A simple explanation for the evolution and maintenance of temperature-dependent sex determination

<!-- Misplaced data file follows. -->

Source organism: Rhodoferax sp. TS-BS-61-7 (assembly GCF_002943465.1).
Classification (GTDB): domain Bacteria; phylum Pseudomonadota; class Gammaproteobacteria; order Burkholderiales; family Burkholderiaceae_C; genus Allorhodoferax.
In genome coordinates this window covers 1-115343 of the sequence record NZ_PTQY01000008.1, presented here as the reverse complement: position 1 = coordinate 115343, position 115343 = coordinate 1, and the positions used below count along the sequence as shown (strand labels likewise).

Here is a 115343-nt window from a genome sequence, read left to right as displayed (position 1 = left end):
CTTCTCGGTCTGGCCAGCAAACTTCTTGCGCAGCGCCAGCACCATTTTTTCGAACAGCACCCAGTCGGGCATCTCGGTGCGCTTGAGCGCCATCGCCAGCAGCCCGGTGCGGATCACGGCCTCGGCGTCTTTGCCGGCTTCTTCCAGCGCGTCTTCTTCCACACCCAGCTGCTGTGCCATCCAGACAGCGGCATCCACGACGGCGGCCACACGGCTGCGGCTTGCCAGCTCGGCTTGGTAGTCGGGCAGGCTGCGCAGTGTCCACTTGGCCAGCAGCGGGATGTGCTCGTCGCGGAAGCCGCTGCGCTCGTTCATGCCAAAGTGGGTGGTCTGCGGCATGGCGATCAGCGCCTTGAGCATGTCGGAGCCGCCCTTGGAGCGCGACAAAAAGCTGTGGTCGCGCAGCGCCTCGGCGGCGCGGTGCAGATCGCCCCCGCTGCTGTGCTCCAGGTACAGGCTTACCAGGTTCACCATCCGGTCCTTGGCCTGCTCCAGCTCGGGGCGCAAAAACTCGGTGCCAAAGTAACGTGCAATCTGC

The Charnov-Bull model stipulates that environmental sex determination (ESD) is favoured when fitness of the sexes responds differently to the environment. However, Charnov-Bull has not yet been broadly successful in explaining the adaptive significance of temperature-dependent sex determination (TSD), a form of ESD. Specifically, there is no broad and convincing explanation for the occurrence of a sex-by-incubation temperature interaction for fitness. Here, I point out that the Trivers-Willard model, which predates Charnov-Bull, has never been applied broadly to explain the adaptive significance of TSD. Under Trivers-Willard, a sex-by-environment interaction for fitness occurs along the axis of individual condition (general health, vigour, etc), as male fitness is relatively sensitive to condition by virtue of relatively strong sexual selection; this occurs regardless of the direction of sexual-size dimorphism. I propose that incubation temperature affects condition, and TSD evolves so that males arise from relatively high-quality incubation environments; I call this the Mighty Males hypothesis. Re-examination of existing literature provides significant support to Mighty Males and its assumptions. Mighty Males can also explain why aspects of the environment other than temperature affect sex in some TSD species. Ultimately, I provide a simple explanation for TSD, and I suggest directions for future work.